Dr. Val FarmerDr.Val
Rural Mental Health & Family Relationships

A Mother's Day Tribute To A Mother In Her Later Years

May 4, 1998

When a couple grows old together, they have each other. They have their identity and shared memories, tasks to do and goals to strive for. When their lifelong partner dies, the world changes. They change. The widowers and widows start to depend on their adult children and grandchildren to brighten and give meaning to their lives. My mother has been a widow going on 10 years.

My 96-year-old mother lives on her own in Fortuna, California - the same community where my oldest sister lives. My sister and her husband have provided for my mother's needs for many years. They take care of transportation, shopping, medical appointments, holidays and special occasions. I'm sure that is only a small portion of the care they provide.

The rest of the siblings try to do our part, have mother for extended visits, send letters, make phone calls and keep her up to date on the family news. I should say my mother keeps herself up-to-date of the family news. She uses the phone a lot to check on things and keep track of our lives, the grandchildrens' lives and the great-grandchildrens’ lives. She is very personable and very aware despite her 96 years.

My mother, despite macular degeneration of her eyesight and with the help of magnifying glasses, still sews and quilts baby blankets for her newly arrived great-grandchildren. She has made sixtyfour blankets plus one for a great-great-grandchild and others for great-nieces and nephews. This is truly a never-ending project, one that endears her to the grandchildren and the rising generation.

She is not intrusive nor is she demanding. She understands her limits in showing her concern. She is easy to care for. Her love and sacrifice over the years has earned her a special place in our hearts.

Our family has cooperated and communicated well during times of health crisis and other concerns. The obvious day-to-day, week-to-week, year-to-year responsibility has fallen on my sister. Her attitude is good and she doesn't carry any anger or resentment. I suppose that her role is made easier by my mother's easy-going nature and specialness that she brings to the family members who are close by. It isn't a burden but a blessing.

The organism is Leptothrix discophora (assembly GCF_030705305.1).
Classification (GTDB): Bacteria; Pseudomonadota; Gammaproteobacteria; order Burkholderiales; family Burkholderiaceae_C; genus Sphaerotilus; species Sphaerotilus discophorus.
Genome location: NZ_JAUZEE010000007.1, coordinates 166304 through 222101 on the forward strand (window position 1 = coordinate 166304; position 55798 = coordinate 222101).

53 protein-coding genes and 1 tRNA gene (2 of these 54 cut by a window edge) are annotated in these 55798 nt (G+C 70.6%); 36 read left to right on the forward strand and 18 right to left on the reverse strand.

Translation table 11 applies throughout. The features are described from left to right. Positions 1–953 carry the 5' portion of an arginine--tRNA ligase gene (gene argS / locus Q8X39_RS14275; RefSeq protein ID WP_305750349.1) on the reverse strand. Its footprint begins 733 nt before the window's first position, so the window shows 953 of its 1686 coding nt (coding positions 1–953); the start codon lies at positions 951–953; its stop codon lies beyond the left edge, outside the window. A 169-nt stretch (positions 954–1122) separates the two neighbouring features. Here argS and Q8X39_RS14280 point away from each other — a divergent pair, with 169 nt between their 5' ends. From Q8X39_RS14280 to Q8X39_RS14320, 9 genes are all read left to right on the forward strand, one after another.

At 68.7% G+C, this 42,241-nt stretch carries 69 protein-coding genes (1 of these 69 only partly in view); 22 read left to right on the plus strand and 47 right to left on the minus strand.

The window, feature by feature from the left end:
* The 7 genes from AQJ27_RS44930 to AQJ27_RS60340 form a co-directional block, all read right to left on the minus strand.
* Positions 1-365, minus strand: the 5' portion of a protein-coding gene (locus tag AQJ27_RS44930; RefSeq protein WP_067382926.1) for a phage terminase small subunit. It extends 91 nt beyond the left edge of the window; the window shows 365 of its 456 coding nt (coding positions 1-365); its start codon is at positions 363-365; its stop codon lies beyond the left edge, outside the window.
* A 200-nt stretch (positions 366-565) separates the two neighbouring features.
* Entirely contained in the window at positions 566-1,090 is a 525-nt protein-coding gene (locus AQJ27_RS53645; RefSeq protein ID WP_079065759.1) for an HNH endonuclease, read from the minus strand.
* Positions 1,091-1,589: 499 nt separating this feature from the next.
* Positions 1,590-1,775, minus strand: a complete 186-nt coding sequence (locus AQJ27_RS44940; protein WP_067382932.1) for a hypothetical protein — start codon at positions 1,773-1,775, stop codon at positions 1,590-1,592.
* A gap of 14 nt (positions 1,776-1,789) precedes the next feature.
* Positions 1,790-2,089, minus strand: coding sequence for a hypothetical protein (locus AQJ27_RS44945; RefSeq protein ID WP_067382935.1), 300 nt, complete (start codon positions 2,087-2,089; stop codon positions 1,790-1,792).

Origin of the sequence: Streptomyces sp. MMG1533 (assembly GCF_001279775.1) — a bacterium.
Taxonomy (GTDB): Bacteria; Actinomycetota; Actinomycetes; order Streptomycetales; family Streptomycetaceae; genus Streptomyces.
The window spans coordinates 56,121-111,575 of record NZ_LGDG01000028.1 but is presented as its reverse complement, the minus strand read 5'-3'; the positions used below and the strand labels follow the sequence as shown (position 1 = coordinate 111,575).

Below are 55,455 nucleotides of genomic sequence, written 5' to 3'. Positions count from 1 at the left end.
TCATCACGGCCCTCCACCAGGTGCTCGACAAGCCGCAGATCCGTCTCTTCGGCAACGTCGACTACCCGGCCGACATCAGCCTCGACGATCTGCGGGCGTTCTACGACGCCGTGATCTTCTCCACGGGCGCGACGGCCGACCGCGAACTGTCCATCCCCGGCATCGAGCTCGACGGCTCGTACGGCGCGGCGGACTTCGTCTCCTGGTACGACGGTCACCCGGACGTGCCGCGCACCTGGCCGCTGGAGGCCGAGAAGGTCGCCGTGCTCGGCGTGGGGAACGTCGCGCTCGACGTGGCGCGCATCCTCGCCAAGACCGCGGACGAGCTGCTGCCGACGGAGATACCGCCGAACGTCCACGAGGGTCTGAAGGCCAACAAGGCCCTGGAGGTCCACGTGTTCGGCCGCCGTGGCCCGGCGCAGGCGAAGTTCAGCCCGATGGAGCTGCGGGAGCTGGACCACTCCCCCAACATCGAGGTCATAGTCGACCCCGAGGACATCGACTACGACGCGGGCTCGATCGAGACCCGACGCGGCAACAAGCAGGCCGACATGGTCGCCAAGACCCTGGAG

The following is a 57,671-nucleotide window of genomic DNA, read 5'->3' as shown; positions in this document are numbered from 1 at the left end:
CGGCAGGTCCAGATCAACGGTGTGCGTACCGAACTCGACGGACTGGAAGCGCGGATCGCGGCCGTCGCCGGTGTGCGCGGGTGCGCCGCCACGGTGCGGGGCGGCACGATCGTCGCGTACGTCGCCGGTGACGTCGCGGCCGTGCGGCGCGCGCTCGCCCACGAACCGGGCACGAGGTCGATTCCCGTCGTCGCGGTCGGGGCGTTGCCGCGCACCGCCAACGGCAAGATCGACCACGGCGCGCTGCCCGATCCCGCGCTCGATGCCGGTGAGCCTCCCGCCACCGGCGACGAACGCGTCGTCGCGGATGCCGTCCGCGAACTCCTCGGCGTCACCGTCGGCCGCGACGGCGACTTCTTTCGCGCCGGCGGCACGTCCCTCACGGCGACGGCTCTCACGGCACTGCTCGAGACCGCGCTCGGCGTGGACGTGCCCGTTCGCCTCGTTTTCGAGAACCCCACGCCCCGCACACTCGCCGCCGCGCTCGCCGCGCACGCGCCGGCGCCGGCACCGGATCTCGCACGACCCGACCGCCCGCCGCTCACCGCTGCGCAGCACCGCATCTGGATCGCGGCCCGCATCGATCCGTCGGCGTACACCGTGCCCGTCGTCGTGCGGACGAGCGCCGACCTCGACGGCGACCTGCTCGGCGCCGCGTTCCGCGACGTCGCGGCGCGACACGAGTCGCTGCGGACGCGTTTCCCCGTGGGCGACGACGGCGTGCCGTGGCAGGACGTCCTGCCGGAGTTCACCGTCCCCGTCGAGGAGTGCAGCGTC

Mother gave up driving rather reluctantly as she entered her 90s. She keeps in touch with friends and acquaintances over the years. It takes effort and thoughtfulness to keep in touch. Many people from many places count her as a friend. Her health is good enough to enable her to fly to visit her family. She attends her family reunions is and is the oldest person there with a remarkable memory for the past. Others plumb her for information about their parents and grandparents.

The trials of her life are past including the death of a 27-year-old son. In years past she performed heroically as a farmer's wife and a seamstress. She took on responsibility and did the best she could under times of hardship. She was the anchor for our lives. She is the glue that keeps us together.

With such of long life, she has naturally accumulated some wariness about life. She inquires persistently about our health and well-being. She wants to know if there is something she should worry about. She worries when we don't. She is relieved when the news is usually good.

In later life, she has learned to enjoy basketball on TV and keeps up with her favorite teams. She dozes often. She tends to her abundant flowers, her raspberry bushes and to the beauty of her surroundings. She can engage in a good conversation and is up-to-date on current affairs and happenings in the world.

We are lucky. We still have a mother who gives emotional support and encouragement, who listens and cares, who gives freely and has learned to accept help graciously. It is fun to have her around. She is a living treasure.

If she weren't this way, would we be as good to her as we should be? I would hope so.

About one-fourth of the people over 85 need long term care or other forms of assisted living. Aging can produce insidious diseases that rob our parents of their vitality, mobility, judgment and even their personality. They cannot live independently. Our choice is to bring them into our homes or place them in a long-term facility.

This is when love is pure sacrifice - a giving back for the many years of love and concern. When the relationship can no longer be reciprocal, it is still special. Our devotion to our parents is an example to our children and grandchildren for that day when we may be in similar circumstances.

Family contact, visits, telephone calls and remembrances become even more important. There are so many losses associated with aging. An understanding and consoling presence softens the blow. Families will never lose this responsibility.

On this Mother's Day, or on Father's Day next month, let's pay tribute to our long living parents who not only survived into their 80s and 90s but have lived long enough for us to share our ongoing lives. I especially want to pay tribute to a remarkable mother who continues to show us that a mother's love never ceases.

Thanks, Mom for being here this Mother's Day and all the other days too!